The construction of new sea defences to protect thousands of homes from flooding has reached a major milestone.
The installation of a stepped wall at Rossall beach means the project has officially passed its half-way mark.
The £63m coastal defence scheme, which began two years ago, will see the replacement of two kilometres of defences from Rossall Hospital to Rossall Point, protecting 7,500 properties from the risk of flooding.
Coun Roger Berry, cabinet member with responsibility for sea defences at Wyre Council, said people could expect the new defences to be up and running as early as next year.
He said: “The installation of the first precast concrete stepped revetment units marks significant progress in the construction of the defences.
“Much of the work for the first two years has been focused on the importation and placement of rock armour to the lower revetment but now we can see the rest of the defences starting to take shape.
“This work is absolutely vital to reduce the risk of coastal flooding to homes in this community. Local residents have been very supportive of the building work and logistics involved and the necessary closure of the promenade.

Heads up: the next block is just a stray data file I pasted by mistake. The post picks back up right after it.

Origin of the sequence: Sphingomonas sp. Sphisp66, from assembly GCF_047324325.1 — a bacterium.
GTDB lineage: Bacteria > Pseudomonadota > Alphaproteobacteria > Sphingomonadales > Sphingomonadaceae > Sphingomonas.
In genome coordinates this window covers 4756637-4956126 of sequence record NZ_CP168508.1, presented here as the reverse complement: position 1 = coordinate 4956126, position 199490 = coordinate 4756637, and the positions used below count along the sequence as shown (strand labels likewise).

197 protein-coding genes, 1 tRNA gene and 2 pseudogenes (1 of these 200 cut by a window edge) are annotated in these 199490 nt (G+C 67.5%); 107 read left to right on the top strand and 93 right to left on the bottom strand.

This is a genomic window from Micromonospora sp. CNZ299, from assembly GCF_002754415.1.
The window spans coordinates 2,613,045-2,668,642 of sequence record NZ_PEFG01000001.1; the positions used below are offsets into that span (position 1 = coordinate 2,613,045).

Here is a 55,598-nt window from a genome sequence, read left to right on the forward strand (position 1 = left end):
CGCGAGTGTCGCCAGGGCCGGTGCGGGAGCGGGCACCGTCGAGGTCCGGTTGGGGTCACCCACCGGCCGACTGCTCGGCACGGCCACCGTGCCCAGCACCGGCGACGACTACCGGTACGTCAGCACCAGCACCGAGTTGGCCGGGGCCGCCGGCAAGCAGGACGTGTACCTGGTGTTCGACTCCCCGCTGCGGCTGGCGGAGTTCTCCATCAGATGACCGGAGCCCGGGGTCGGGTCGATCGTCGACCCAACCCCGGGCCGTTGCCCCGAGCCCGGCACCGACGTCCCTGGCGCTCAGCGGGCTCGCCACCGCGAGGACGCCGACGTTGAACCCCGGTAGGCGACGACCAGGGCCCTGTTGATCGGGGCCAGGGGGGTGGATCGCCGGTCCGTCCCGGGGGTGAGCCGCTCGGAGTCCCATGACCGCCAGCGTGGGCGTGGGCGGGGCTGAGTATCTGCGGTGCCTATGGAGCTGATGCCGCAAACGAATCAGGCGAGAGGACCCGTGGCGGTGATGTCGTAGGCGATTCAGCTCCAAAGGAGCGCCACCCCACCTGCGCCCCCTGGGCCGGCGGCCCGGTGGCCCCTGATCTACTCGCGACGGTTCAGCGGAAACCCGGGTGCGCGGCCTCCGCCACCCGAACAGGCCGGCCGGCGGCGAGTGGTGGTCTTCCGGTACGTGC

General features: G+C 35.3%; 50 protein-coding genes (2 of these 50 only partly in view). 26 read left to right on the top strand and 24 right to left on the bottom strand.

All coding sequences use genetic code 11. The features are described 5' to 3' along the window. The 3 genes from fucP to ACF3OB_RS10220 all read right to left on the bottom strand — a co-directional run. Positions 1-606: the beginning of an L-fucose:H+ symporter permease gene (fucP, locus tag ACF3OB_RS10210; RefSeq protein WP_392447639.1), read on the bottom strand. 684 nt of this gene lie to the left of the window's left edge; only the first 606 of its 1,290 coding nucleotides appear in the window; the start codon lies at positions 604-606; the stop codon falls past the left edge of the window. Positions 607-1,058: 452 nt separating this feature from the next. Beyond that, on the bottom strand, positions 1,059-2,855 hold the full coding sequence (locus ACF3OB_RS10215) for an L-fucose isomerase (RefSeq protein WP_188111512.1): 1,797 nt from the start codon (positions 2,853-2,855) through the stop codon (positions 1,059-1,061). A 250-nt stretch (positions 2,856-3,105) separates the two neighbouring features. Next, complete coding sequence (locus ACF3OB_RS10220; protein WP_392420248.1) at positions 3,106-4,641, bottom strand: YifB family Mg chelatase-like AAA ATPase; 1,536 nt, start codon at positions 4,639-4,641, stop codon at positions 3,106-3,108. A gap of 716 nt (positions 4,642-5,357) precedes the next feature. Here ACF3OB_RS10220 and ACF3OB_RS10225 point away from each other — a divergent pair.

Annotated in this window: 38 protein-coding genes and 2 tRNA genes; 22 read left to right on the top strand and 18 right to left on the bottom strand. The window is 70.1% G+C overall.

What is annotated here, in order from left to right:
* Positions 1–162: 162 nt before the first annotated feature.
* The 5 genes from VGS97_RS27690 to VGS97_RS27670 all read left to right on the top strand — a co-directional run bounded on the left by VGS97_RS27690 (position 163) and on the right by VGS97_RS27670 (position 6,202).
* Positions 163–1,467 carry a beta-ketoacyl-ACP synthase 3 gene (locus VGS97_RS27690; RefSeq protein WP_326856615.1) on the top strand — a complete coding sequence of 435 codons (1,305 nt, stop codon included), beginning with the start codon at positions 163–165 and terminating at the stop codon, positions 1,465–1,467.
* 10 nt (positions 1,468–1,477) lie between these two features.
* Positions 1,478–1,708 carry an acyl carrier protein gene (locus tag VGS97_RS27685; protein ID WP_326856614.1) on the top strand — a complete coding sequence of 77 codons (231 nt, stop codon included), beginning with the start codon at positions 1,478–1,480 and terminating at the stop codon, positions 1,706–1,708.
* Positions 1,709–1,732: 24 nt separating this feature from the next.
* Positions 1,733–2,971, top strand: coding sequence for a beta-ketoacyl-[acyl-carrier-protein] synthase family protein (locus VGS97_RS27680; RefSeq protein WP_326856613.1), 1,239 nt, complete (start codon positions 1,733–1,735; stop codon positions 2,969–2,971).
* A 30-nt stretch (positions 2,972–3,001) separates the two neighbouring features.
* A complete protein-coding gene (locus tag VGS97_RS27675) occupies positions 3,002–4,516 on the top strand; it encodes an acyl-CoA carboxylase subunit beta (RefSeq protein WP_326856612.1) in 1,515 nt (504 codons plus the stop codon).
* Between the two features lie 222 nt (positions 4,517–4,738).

“The good news is that the project is progressing extremely well and on track to be finished by the end of next year.”
1,185m of steel piles have already been put in place at the new defences, along with 850m of rock revetment.
Five of 18 groynes have been completed, with seven more partially built.
More than 210,000 tonnes of rock has been imported.
Simon Barker, project director at Balfour Beatty and main contractor for the sea defences, said: “The rock armour in the lower defences is progressing well and importation of rock is ahead of schedule. This now enables us to commence the upper revetment structure with installation of the precast concrete units.
“It’s great to see the hard work of Wyre Council, the Environment Agency and Balfour Beatty coming together resulting in a world class coastal defence scheme.”